"...The question is this: if natural selection isn’t acting on genetic mutations alone, then what molecular forces create the full suite of variation in traits required for natural selection to finish the job? One clue came almost a century after Darwin proposed his theory, in 1953, just as James Watson and Francis Crick were unravelling the mysteries of DNA and the double helix. In that year, the developmental biologist Conrad Waddington of the University of Edinburgh reported that fruit flies exposed to outside chemical stimulus or changes in temperature during embryonic development could be pushed to develop varying wing structures. The changes the scientists induced in that single generation would, thereafter, be inherited by progeny down the lineage. Waddington coined a modern term – ‘epigenetics’ – to describe this phenomenon of rapid change. Notably, before Watson and Crick had even revealed their DNA structure, Waddington recognised the potential impact his discovery could have on the theory of evolution: the single-generation change in the fruit-fly wings were supportive of the original ideas of the heretic Lamarck. It appeared that the environment could directly impact traits."

    "...All of these epigenetic mechanisms are critical and have unique roles in the molecular regulation of how DNA functions. The regulation of biology, it follows, will never involve a ‘genetic-only process’, nor an ‘epigenetic-only process’. Instead, the processes of epigenetics and genetics are completely integrated. One does not work without the other."

    "...For epigenetics to have a significant impact on evolution, its alterations must be inherited by subsequent generations, just like DNA sequences and gene mutations. But epigenetic inheritance does not follow many of the Mendelian rules that apply to classic genetics and the neo-Darwinian theory of evolution. These rules hold that DNA sequences and genes function discretely, like particles; upon reproduction, the ‘particles’ from each parent unite at random with a matching pair from the other parent, leading to a new DNA sequence and new expression of inherited traits. Epigenetic transgenerational inheritance, by contrast, occurs when the germline (sperm or egg) transmits epigenetic information between generations, even in the absence of continued direct environmental exposures. Environmental stress and exposure is especially impactful during germline development – for instance, when foetal sex organs develop into testis for men or ovaries for women to produce sperm or eggs later in life. Indeed, environmental exposure during this critical time can trigger permanent epigenetic changes via DNA methylation, histone modifications and alteration of non-coding RNA."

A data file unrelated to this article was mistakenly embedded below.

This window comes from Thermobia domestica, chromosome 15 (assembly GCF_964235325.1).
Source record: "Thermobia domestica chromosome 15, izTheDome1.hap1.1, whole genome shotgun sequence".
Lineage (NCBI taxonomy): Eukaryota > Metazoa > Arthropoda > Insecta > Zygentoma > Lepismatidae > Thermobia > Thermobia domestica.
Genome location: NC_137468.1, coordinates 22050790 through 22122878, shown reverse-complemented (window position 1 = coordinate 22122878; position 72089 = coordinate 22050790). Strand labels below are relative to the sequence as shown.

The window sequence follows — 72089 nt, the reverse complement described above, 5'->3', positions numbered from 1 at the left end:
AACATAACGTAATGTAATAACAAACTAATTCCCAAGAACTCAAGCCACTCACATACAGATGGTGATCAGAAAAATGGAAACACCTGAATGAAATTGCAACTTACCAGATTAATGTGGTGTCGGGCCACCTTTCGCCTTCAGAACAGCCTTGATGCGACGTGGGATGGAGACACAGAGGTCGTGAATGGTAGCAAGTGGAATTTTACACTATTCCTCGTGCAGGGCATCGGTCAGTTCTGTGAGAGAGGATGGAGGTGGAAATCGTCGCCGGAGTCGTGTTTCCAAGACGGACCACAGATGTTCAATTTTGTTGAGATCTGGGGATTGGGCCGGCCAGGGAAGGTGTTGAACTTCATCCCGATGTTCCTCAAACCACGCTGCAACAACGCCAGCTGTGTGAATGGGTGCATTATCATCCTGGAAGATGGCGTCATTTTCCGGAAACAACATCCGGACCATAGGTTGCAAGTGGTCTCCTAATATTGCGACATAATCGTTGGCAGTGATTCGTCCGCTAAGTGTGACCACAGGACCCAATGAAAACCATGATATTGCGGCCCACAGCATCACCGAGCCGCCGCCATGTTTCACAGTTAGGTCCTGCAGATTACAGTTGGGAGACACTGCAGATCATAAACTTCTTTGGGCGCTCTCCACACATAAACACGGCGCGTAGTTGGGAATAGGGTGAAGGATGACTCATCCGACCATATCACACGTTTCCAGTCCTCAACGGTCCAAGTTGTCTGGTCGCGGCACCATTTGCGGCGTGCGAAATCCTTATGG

"...Evidence for this non-genetic form of inheritance, which my team at Washington State University identified in 2000, is persuasive. Findings published by my group in Science in 2005 showed the ability of environmental chemicals to promote inheritance of disease in rats through three generations, to great-grand offspring and beyond, in the absence of any continued exposures. The phenomenon has been further documented by many labs in a number of different species over the past decade. An example is when Graham Burdge and his team at the University of Southampton in the United Kingdom reported that excessive nutrition in rats created epigenetically induced metabolic abnormalities three generations out."

    "...In other work, Sibum Sung and his colleagues at the University of Texas Austin found that drought and changes in temperature induced epigenetic evolution in plants, leading to alterations in growth and flowering traits, generations out. More recently, a number of studies have indicated that environmental stress can promote epigenetic alterations that are transmitted to and induce pathologies in subsequent generations. A recent study by Gerlinde Metz and her colleagues at the University of Lethbridge in Canada demonstrated that restraining pregnant rats or, alternatively, forcing them to swim, produced epigenetic damage that put newborns at risk. This ancestral stress also promoted the epigenetic transgenerational inheritance of abnormalities in the great-grand offspring of the exposed gestating female. Several studies now support the role of environmental stress in promoting the epigenetic transgenerational inheritance of disease."